The People Before the Park
The People Before the Park by Keith Josef Adkins transports the audience into the lives of a hard working father and his daydreaming son living in New York City’s Seneca Village in 1856. The story unfolds as this proud African American community comes together when the city threatens to remove the entire neighborhood from their homes to make way for Central Park.
This production contains racially charged language.
This virtual performance will be available from Friday, March 26 at 8:00 p.m. through Sunday, April 4. Tickets are free, but you must obtain a ticket in order to view this virtual production. Please see additional ticketing details below.
In advance of the performance, we'd like to invite you to visit our Virtual Lobby to learn more about the production and our team.
Tickets for The People Before the Park by Keith Josef Adkins are free, but you must obtain a ticket in order to view this virtual production. Your FREE ticket may be obtained through ShowTix4U by clicking here. Your ticket will be emailed to you and instructions for how to view the performance will be included in the email.
The virtual production will be available for viewing anytime from March 26 at 8:00 p.m. through April 4 at 11:45 p.m. Once you begin watching, you will have 48 hours to finish viewing the performance (think of it like a movie rental). This production will not be available on the department's YouTube channel.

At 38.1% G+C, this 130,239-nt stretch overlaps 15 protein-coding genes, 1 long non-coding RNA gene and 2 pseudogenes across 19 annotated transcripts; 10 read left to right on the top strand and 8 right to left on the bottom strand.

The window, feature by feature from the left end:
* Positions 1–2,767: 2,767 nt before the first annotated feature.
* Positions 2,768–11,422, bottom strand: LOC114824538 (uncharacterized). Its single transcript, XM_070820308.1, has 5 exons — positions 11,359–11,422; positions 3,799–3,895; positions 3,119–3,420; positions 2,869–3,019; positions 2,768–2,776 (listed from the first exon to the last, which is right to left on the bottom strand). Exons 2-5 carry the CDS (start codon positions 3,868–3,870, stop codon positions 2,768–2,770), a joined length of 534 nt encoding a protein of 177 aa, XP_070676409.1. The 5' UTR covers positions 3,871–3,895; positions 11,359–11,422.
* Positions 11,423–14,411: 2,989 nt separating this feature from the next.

All performance dates are subject to change. Please visit our website or the Arts Iowa Calendar for the most up-to-date information.
Individuals with disabilities are encouraged to attend all University of Iowa-sponsored events. If you are a person with a disability who requires a reasonable accommodation in order to participate in this program, please contact the Department of Theatre Arts in advance at 319-335-2700.
Robert S. Duncanson, AFI.10.2009, A Dream of Italy, 1865, oil on canvas, 20 5/8 x 35 in. (52.4 x 88.9 cm). Collection of the Art Fund, Inc. at the Birmingham Museum of Art. Photo credit: Sean Pathasema, Birmingham Museum of Art.